For the next in our Healthy + Whole series, we’re going to stray a bit from our more “emotional” reasons for healthy eating (guilt, fear, time, inspiration — but we’ll be back to that soon!) and focus on something a bit more practical — and seasonal, for us at least.
Like it or not, there’s no easy Three-Step process to eating a Healthy + Whole diet. As you’ve heard from some of our voices so far (Sara, Laura, and Annie), eating Healthy + Whole requires a lot of trial and error and personal exploration. Though it requires a long-term commitment, it does open the door up for a little fun in the process. So if you’re just starting out, we highly suggest to start experimenting with herbs.
It sounded odd to us before we started trying to incorporate them in our cooking, but these little green guys can really revolutionize your cooking — we promise. And a great way to have them on hand and cheap is to grow them yourself. It takes only a bit of effort, and it is a huge payoff in the long run.
1. They’re a delicious addition to any meal — pasta, pizza, eggs, salads, etc.
2. They’re 100% good for you, and fit within almost any dietary restrictions.
3. They add more satisfaction to the taste of your meal, helping you to eat less.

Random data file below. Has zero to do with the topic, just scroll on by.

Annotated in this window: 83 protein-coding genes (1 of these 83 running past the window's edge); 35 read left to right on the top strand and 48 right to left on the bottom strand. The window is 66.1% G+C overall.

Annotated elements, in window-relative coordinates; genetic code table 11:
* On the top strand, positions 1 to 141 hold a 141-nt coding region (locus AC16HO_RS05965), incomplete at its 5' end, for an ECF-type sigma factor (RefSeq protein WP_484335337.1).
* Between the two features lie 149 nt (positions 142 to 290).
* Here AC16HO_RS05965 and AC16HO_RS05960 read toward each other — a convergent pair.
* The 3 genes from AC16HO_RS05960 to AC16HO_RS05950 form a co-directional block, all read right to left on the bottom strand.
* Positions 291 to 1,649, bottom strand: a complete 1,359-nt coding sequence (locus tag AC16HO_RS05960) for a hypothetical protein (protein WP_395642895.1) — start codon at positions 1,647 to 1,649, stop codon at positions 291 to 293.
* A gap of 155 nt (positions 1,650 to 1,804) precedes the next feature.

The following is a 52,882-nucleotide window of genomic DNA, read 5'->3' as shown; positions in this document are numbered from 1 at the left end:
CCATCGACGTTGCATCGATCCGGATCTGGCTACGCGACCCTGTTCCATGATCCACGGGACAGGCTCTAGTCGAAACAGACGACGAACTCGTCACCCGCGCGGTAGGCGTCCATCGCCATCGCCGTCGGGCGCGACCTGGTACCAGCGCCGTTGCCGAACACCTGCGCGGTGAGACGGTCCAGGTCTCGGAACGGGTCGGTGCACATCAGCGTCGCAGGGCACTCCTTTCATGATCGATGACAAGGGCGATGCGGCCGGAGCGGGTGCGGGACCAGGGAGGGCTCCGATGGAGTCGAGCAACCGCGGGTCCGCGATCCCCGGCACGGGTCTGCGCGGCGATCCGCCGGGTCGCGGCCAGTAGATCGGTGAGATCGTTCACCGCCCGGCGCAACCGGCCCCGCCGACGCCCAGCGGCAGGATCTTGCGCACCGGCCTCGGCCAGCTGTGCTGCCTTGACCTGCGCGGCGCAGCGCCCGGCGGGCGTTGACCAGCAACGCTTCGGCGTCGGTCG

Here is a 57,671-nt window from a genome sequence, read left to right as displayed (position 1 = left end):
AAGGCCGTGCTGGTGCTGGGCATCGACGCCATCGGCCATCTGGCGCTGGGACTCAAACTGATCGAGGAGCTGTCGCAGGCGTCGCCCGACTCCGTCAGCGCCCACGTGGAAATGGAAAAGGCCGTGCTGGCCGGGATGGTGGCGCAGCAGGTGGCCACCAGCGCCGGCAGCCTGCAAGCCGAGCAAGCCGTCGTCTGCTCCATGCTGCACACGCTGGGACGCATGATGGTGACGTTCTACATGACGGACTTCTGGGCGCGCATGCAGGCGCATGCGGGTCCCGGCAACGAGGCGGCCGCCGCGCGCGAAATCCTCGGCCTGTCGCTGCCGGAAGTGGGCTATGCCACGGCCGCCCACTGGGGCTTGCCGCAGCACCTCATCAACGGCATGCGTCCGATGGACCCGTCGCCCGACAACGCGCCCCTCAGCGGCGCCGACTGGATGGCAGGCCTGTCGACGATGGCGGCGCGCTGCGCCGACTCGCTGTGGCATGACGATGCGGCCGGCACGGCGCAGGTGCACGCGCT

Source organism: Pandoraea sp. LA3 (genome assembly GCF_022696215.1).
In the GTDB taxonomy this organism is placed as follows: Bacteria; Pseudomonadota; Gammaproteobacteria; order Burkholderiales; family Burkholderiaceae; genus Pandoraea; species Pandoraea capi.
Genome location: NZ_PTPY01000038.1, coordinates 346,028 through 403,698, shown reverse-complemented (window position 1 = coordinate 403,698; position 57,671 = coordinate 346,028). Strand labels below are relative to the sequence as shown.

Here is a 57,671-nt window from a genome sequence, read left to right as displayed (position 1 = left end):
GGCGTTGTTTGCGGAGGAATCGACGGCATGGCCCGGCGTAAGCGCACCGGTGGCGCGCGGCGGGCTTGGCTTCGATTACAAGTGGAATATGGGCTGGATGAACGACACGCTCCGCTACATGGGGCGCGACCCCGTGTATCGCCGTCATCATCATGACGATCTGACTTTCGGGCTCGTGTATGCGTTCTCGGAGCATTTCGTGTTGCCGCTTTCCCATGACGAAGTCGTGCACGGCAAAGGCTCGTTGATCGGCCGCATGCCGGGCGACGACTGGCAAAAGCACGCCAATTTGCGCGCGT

4. Growing things can make you happy.
5. Pizza margarita.
Our Top 8 Herbs
It’s hard to write a How to Cook with Herbs 101, since so much of how we’ve learned is trial and error. We’d love to chat with each and every one of you on the right way to start for you. Overall, all we can say is start with one plant, and get cooking! If you get an herb pot with a few standard herbs (see below), start looking for recipes that incorporate them. The more you experiment, the more you’ll start to understand the taste and the ways each herb is generally incorporated. If you’re like us, you learn more by doing than reading statements like “Use basil in Italian dishes”.
Below are some our favorite herbs, and a recipe for each. And, look forward to a new recipe tomorrow!
1. Basil (Sweet or Italian)
2. Oregano (Greek)
3. Thyme (English)
How Do I get Started Growing?
You can buy your own herbs at the store, but it’s much more cost-effective to grow them. For example, one basil plant costs less than a single-use package from the grocery, and it will provide basil throughout the entire summer (and pesto throughout the winter).
All you need is a sunny ledge, deck, or step for a pot. You can buy a pre-made herb pot, or make your own. Here’s a video we made last year to help you get started:
Tip A potted plant expert that we know recommends drilling a few holes in the bottom of your flower pot (if there aren’t any already). Without extra drainage, one strong rain could potentially flood the pot and damage the plants.